11 Ways to Reduce Your Breast Cancer Risk

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Risk Factors

There is no sure way to prevent breast cancer, but the things you do — or don't do — can dramatically reduce the risk. Research across several fields indicates that women (and men) have at least some degree of control over their chances of facing the disease, based on lifestyle choices.

Related: 25 Resources for Breast Cancer Support



An analysis of nearly 50 studies shows a connection between breastfeeding and reduced breast cancer rates, according to the Susan G. Komen Foundation. Women who breastfeed for one year are significantly less likely to get breast cancer than those who do not. After two years, the benefit doubles. Women who breastfed for more than two years over their lifetime get the most benefit.

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Quit Smoking
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Stay Active

Several studies show a definitive link between regular physical activity and lower breast cancer rates. In fact, active women who exercise regularly — particularly after menopause — might enjoy a 10% to 20% lower risk than women who are sedentary. 

Related: 12 Health Goals for Seniors in 2020

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Avoid or Limit Hormone Therapy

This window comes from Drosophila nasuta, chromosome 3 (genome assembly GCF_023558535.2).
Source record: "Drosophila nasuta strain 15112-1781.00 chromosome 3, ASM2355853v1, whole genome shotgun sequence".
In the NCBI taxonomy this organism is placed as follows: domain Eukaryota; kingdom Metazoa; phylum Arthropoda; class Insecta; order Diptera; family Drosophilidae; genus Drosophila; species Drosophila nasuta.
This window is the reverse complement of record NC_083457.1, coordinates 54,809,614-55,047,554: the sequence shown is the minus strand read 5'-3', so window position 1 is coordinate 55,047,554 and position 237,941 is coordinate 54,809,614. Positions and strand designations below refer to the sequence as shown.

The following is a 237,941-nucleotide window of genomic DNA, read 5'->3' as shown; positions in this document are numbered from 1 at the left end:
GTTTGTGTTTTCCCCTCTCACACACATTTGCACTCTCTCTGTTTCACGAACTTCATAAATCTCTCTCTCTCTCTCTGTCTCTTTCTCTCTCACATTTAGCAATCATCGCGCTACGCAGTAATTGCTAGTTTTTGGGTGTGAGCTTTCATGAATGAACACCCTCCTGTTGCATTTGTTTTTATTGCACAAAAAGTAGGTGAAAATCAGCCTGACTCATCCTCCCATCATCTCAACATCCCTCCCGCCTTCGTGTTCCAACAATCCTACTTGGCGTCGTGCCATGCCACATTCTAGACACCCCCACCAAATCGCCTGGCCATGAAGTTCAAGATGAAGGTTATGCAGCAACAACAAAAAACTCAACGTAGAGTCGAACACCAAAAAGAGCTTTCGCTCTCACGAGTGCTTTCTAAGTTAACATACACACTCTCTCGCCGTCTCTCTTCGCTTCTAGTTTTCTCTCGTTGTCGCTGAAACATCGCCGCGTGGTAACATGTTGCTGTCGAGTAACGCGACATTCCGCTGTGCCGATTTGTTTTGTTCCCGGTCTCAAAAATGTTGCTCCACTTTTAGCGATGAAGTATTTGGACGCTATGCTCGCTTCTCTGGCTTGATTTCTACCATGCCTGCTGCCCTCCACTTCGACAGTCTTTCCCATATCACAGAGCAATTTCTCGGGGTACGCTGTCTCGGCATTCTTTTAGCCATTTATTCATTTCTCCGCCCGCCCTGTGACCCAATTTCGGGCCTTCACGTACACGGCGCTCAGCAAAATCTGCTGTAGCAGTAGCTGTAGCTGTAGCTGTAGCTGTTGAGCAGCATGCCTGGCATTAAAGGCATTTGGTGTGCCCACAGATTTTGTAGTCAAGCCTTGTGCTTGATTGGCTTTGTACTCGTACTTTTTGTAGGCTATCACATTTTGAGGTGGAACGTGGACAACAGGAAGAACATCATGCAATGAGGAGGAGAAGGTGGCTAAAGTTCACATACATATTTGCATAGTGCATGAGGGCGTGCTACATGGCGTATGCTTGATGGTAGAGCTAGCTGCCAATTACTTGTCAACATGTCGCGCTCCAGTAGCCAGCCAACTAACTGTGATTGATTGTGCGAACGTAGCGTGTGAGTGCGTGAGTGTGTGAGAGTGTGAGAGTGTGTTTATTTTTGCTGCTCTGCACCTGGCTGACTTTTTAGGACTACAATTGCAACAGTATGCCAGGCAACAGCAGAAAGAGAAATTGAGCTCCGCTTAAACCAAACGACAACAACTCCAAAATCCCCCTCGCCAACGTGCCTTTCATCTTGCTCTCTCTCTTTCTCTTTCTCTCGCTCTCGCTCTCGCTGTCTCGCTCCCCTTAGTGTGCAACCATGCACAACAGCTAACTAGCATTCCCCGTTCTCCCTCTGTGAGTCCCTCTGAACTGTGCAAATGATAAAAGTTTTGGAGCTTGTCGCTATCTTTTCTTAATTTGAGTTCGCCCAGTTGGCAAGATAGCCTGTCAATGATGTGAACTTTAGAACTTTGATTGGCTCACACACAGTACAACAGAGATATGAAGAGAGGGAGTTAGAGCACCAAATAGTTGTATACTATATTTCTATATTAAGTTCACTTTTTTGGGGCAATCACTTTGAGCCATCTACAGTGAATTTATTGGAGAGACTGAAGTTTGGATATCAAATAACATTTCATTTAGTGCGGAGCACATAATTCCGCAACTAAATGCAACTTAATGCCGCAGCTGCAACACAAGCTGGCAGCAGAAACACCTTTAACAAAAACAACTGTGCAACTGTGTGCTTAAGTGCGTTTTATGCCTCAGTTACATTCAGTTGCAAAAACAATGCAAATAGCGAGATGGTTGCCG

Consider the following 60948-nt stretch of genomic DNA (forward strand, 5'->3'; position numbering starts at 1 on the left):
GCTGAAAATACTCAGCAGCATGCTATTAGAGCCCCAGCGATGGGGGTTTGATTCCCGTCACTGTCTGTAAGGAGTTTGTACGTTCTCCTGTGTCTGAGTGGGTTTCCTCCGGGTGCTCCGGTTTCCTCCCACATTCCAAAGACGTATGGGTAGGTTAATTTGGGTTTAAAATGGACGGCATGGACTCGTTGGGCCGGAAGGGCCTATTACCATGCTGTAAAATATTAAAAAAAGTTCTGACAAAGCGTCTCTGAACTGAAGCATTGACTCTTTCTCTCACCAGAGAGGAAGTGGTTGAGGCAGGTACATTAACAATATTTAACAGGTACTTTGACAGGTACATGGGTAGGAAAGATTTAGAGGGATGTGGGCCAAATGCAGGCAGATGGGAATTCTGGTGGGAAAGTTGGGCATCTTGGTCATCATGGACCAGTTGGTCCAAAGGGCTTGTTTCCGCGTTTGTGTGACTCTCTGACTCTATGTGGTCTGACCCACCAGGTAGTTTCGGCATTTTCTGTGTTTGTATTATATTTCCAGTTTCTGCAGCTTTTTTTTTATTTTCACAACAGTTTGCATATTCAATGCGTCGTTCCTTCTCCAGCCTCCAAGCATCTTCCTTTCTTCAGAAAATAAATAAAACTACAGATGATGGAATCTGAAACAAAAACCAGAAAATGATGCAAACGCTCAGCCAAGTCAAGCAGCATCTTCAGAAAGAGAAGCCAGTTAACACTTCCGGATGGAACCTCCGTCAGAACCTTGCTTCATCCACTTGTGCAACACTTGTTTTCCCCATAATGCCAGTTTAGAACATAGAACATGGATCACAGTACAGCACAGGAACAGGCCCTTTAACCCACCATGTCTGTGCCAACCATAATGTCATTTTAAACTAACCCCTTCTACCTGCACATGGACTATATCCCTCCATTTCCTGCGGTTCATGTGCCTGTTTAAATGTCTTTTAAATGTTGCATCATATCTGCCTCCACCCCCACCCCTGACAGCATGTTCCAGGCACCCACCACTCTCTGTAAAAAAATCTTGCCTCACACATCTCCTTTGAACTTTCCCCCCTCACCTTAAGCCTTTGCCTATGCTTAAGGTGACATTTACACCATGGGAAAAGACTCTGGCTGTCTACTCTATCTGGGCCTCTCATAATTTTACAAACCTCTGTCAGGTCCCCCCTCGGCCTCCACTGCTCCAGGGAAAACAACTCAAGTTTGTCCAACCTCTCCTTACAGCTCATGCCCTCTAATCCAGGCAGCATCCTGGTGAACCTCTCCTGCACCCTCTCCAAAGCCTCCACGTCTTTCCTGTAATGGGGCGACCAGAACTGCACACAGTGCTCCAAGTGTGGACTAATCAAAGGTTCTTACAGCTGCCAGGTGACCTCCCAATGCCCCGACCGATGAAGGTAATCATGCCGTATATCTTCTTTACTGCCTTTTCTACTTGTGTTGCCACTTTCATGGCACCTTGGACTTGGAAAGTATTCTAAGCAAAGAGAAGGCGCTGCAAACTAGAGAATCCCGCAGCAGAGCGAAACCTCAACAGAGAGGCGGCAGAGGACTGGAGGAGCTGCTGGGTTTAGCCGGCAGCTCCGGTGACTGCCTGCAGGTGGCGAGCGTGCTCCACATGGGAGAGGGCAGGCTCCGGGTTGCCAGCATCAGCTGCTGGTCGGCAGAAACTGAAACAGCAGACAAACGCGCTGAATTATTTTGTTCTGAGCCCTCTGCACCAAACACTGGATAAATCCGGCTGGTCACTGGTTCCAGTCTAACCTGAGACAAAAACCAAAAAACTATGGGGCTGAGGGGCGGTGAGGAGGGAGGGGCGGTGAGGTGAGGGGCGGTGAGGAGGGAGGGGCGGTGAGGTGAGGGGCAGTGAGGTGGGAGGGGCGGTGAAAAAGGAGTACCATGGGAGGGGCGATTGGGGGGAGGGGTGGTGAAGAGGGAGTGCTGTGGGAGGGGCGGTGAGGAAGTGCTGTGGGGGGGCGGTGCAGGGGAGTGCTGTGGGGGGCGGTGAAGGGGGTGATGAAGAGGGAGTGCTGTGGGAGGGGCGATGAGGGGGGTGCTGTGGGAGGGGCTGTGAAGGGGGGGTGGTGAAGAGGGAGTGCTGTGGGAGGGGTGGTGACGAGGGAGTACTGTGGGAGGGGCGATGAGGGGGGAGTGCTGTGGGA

The combination of estrogen plus progestin as menopausal hormone therapy increases the risk of breast cancer, according to the National Women's Health Network. Studies show dramatically lower rates of breast cancer as the therapy is used less.

Avoid Alcohol

Avoid Alcohol

A single alcoholic drink per day increases the risk of breast cancer, according to a report by the American Institute for Cancer Research and the World Cancer Research Fund. The report found that the risk increased for women before and after menopause, even when the drink was smaller than a normal serving size.

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Avoid Pollution

There might be a link between pollution and breast cancer, according to a study in the journal Breast Cancer Research. Women in polluted urban areas are more likely to have higher breast density, which makes them more prone to breast cancer.  

Eat Well
Avoid Birth Control Pills in Some Cases
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Avoid Radiation Early in Life

Children and young women exposed to significant radiation early in life, especially in the chest, experience rates of breast cancer three to seven times higher than those who are not, according to Komen. But these exposures are often for Hodgkin's disease treatment, which, Komen points out, is still beneficial even though it increases the risk of breast cancer later in life.

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